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* French telco watchdog to review impact of smartphones’renewals

* Gvt to tie environmental criteria to future 5G auction

* Watchdog to collect data on tech impact on environment

By Mathieu Rosemain

PARIS, Feb 23 (Reuters) – France is weighing possibleregulation to restrict the early renewal of smartphones viacommercial offers by telecoms operators in a bid to lower theenvironmental impact of connected devices, a government officialsaid on Tuesday.

French telecoms operators Orange, BouyguesTelecoms and Altice Europe’s SFR have for years beenluring new customers by providing brand new smartphones inexchange for contractual commitments for a certain period oftime, up to two years.

These commercial offers entice customers to upgrade theirsmartphones while their previous one is still working, theFrench government says in a roadmap on “tech and environment”issued on Tuesday.

“We’re ready to adopt new measures,” the government officialsaid, without elaborating. “The aim is clearly to increase thelife of terminals,” the official added, referring tosmartphones.

The official said that the government will first ask theFrench telecoms authority Arcep to review the telecomsoperators’ contract offers to determine if and how they mightaccelerate the change of smartphones.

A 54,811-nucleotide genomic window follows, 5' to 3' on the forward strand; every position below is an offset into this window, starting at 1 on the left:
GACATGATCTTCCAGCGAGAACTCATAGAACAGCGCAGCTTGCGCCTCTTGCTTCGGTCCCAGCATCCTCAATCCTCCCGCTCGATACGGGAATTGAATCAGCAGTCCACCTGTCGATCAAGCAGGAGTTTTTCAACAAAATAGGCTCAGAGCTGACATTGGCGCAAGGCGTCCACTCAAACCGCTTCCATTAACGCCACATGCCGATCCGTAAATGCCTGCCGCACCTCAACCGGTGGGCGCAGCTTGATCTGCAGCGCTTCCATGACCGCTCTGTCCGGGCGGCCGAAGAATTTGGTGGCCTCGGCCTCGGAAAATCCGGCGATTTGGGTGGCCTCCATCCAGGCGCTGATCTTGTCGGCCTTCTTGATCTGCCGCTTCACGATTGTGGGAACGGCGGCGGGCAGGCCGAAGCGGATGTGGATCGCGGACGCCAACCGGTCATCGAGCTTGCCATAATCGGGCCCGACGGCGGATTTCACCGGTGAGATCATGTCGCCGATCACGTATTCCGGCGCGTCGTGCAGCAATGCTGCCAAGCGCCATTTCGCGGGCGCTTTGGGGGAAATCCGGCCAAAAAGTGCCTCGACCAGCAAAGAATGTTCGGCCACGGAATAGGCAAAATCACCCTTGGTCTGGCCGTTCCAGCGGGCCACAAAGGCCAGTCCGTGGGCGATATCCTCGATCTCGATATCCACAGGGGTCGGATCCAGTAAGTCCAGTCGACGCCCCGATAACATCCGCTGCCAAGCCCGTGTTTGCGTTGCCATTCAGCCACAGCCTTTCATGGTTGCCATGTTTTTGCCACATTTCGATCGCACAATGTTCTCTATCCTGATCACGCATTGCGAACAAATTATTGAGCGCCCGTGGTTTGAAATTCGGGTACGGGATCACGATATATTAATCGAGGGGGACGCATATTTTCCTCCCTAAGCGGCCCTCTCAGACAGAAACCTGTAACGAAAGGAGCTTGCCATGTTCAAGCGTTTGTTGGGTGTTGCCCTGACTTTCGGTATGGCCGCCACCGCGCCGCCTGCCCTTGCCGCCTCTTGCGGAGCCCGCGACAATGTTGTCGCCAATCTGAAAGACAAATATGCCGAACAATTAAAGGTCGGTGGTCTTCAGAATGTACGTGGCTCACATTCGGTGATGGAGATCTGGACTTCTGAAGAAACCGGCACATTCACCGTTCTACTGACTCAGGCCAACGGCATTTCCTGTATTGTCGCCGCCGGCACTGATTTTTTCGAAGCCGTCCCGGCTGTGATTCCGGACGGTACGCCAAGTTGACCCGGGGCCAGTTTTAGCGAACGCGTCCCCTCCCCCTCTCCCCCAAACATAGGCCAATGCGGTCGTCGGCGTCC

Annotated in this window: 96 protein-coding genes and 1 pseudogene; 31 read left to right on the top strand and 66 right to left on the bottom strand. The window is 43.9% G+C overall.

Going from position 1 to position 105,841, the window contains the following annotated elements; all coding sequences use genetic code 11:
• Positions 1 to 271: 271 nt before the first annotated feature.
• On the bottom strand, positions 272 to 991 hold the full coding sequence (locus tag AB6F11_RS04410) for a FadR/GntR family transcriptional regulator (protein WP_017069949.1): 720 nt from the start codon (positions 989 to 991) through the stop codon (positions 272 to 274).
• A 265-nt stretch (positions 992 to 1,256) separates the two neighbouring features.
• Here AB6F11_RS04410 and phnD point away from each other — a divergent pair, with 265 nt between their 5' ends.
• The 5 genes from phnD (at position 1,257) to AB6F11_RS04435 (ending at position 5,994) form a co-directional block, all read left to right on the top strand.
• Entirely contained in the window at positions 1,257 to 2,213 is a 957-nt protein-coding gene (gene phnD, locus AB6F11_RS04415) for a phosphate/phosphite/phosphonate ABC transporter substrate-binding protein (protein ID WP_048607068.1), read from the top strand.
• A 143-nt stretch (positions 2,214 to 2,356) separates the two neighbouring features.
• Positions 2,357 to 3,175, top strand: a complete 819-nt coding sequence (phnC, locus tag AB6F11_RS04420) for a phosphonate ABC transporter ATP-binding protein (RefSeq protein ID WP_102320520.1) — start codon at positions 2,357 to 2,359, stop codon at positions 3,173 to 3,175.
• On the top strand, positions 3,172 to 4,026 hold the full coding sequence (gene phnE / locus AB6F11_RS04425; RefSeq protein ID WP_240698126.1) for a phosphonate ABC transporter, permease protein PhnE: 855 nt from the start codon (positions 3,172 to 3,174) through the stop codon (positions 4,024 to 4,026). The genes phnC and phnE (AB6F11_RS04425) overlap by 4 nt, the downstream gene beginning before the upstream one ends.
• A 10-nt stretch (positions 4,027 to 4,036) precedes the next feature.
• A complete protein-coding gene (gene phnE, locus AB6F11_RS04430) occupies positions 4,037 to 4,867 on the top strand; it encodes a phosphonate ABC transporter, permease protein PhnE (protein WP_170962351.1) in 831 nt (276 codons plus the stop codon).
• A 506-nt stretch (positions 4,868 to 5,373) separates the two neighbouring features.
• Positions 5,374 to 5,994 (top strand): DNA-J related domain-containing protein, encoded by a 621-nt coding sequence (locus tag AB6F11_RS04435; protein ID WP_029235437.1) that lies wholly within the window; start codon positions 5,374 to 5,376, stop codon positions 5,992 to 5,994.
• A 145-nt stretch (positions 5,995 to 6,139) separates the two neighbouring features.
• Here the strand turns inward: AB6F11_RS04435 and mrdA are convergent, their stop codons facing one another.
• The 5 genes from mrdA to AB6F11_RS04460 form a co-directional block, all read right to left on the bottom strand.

“We’re not commissioning this review to waste time, it’sclearly to have the means to make a decision,” the officialsaid.

The French government estimates that 75% of the negativeimpact on the environment due to the digital sector stems fromthe making of devices. This includes CO2 emissions and theconsumption of water and other natural resources.The French government is also asking Arcep to review whichenvironmental criteria could be tied to the allocation of futuremobile frequencies in the 26 GHz band, the next crucialdevelopment in the ramp-up of the new generation of mobileinternet, or 5G.

It will also ask the watchdog to define and collect a newset of data to assess the environmental impact of telecomsoperators as well as “major digital players” on the environment,it said.

(Reporting by Mathieu RosemainEditing by Chizu Nomiyama)



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